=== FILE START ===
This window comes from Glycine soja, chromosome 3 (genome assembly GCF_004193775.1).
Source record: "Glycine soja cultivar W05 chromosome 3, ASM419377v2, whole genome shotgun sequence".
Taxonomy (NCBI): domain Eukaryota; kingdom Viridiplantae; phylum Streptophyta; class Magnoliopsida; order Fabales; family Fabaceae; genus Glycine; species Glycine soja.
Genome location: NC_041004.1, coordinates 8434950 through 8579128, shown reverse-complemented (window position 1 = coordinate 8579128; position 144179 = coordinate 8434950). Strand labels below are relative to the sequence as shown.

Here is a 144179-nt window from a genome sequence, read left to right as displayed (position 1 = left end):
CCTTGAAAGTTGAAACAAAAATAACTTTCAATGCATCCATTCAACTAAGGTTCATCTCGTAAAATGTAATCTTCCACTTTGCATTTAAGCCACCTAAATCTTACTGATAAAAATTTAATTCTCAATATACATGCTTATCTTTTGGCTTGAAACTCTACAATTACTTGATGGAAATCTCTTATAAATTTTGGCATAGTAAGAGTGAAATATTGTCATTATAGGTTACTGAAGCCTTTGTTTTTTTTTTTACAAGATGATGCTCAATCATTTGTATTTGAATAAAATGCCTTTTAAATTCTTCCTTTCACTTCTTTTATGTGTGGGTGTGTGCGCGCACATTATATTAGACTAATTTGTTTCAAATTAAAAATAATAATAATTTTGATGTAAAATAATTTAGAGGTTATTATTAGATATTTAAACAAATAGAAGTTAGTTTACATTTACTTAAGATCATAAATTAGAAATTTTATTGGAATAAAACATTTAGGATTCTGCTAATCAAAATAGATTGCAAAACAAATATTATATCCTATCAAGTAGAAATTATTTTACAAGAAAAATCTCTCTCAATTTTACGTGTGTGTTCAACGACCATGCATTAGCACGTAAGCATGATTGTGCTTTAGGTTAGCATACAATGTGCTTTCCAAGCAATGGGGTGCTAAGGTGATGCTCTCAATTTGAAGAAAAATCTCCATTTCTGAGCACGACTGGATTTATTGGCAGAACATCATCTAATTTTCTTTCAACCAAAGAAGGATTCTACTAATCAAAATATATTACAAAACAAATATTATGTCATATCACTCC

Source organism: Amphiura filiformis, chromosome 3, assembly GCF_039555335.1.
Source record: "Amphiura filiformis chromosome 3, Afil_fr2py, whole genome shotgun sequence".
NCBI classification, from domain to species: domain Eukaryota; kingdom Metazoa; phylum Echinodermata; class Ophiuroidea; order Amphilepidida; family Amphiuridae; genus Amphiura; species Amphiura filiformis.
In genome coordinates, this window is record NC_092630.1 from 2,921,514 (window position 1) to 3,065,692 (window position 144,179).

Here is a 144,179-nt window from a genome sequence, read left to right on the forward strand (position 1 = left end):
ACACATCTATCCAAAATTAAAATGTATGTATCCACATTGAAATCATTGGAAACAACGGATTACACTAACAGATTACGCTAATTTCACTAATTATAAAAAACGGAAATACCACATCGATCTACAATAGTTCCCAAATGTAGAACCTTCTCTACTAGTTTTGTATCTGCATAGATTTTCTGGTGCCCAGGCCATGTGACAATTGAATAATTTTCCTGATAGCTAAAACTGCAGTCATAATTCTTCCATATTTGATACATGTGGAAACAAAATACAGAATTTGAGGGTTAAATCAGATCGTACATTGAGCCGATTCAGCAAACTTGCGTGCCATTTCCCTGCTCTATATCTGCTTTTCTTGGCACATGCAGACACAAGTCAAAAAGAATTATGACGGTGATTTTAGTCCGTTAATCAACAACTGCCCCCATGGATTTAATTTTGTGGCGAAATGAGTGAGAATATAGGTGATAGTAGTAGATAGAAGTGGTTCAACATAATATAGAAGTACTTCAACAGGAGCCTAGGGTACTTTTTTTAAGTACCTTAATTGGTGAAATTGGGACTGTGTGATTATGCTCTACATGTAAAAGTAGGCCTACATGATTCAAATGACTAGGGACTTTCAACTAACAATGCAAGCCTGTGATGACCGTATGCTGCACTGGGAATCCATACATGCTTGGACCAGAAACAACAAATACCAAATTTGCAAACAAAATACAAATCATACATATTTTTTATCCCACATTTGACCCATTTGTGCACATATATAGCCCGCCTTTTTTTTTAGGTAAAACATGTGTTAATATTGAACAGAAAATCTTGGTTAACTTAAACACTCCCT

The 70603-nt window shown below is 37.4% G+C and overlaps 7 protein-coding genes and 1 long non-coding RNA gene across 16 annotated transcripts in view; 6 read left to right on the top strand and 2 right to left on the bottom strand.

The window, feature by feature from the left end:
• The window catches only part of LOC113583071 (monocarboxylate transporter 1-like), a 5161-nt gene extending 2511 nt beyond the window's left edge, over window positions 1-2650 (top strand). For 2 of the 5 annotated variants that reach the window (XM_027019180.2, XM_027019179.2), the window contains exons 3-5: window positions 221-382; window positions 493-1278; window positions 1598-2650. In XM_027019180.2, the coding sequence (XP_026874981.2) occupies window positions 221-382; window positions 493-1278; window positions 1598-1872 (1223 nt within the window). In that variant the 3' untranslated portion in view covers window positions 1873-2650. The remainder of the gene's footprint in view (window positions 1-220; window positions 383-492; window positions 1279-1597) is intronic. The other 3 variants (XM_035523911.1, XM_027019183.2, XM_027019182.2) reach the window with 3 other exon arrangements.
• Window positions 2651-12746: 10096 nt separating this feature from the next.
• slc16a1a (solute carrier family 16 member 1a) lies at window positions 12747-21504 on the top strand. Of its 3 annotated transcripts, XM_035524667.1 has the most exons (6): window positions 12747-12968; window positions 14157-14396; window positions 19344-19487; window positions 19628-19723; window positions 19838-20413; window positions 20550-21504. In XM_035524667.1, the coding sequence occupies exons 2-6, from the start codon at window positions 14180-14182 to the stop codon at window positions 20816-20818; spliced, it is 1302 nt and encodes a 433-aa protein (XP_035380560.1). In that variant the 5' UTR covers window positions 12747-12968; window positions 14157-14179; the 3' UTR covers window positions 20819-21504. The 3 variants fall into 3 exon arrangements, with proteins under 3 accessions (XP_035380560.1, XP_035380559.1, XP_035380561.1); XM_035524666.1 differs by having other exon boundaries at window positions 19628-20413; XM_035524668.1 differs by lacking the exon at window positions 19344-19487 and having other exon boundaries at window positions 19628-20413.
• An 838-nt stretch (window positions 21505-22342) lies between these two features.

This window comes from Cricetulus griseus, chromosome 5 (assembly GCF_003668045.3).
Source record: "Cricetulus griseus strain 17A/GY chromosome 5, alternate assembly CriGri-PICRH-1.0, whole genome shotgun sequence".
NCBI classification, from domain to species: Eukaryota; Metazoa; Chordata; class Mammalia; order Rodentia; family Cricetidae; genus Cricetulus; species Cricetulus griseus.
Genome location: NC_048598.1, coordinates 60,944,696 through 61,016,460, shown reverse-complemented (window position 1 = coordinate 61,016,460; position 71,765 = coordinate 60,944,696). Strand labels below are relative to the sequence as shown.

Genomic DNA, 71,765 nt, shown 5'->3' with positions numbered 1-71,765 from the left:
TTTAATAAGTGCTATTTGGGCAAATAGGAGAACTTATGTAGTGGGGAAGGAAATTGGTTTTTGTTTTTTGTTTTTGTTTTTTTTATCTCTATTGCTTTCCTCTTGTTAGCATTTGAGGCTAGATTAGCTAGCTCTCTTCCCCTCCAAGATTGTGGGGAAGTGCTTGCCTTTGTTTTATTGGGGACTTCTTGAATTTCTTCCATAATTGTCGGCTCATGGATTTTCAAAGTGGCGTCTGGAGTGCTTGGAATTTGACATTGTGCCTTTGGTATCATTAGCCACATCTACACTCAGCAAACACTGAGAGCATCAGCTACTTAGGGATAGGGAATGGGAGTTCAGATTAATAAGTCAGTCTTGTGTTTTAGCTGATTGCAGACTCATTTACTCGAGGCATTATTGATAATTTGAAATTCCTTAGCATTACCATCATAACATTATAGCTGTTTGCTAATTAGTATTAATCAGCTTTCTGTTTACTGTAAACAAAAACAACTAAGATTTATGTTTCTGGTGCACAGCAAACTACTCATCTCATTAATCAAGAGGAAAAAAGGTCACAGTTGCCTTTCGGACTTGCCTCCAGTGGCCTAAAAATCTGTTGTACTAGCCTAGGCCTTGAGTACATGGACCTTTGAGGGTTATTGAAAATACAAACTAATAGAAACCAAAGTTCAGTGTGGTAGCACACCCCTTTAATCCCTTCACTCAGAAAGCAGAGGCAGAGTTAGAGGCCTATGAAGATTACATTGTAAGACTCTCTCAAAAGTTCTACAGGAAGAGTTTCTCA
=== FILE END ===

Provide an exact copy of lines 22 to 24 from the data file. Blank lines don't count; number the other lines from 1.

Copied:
Genome location: NC_048598.1, coordinates 60,944,696 through 61,016,460, shown reverse-complemented (window position 1 = coordinate 61,016,460; position 71,765 = coordinate 60,944,696). Strand labels below are relative to the sequence as shown.

Genomic DNA, 71,765 nt, shown 5'->3' with positions numbered 1-71,765 from the left:
TTTAATAAGTGCTATTTGGGCAAATAGGAGAACTTATGTAGTGGGGAAGGAAATTGGTTTTTGTTTTTTGTTTTTGTTTTTTTTATCTCTATTGCTTTCCTCTTGTTAGCATTTGAGGCTAGATTAGCTAGCTCTCTTCCCCTCCAAGATTGTGGGGAAGTGCTTGCCTTTGTTTTATTGGGGACTTCTTGAATTTCTTCCATAATTGTCGGCTCATGGATTTTCAAAGTGGCGTCTGGAGTGCTTGGAATTTGACATTGTGCCTTTGGTATCATTAGCCACATCTACACTCAGCAAACACTGAGAGCATCAGCTACTTAGGGATAGGGAATGGGAGTTCAGATTAATAAGTCAGTCTTGTGTTTTAGCTGATTGCAGACTCATTTACTCGAGGCATTATTGATAATTTGAAATTCCTTAGCATTACCATCATAACATTATAGCTGTTTGCTAATTAGTATTAATCAGCTTTCTGTTTACTGTAAACAAAAACAACTAAGATTTATGTTTCTGGTGCACAGCAAACTACTCATCTCATTAATCAAGAGGAAAAAAGGTCACAGTTGCCTTTCGGACTTGCCTCCAGTGGCCTAAAAATCTGTTGTACTAGCCTAGGCCTTGAGTACATGGACCTTTGAGGGTTATTGAAAATACAAACTAATAGAAACCAAAGTTCAGTGTGGTAGCACACCCCTTTAATCCCTTCACTCAGAAAGCAGAGGCAGAGTTAGAGGCCTATGAAGATTACATTGTAAGACTCTCTCAAAAGTTCTACAGGAAGAGTTTCTCA